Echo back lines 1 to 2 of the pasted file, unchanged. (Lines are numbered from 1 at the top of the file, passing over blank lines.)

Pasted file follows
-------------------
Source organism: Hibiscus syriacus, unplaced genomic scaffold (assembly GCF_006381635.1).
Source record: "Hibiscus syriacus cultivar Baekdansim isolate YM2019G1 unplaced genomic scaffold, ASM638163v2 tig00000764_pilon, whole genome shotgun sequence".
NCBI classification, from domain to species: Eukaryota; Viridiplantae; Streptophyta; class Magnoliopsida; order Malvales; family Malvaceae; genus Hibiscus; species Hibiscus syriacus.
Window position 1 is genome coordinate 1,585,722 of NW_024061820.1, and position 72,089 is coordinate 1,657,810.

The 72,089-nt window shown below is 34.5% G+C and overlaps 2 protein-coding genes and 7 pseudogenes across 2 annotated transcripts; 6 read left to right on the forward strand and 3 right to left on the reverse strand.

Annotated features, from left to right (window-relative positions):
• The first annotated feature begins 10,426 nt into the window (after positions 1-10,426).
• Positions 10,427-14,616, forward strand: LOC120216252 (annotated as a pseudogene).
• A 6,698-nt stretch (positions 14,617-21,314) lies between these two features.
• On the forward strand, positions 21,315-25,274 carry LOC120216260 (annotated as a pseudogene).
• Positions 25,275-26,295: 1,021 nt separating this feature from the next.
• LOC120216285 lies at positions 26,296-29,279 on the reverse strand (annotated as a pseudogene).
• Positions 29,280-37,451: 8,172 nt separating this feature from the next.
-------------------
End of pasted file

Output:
Source organism: Hibiscus syriacus, unplaced genomic scaffold (assembly GCF_006381635.1).
Source record: "Hibiscus syriacus cultivar Baekdansim isolate YM2019G1 unplaced genomic scaffold, ASM638163v2 tig00000764_pilon, whole genome shotgun sequence".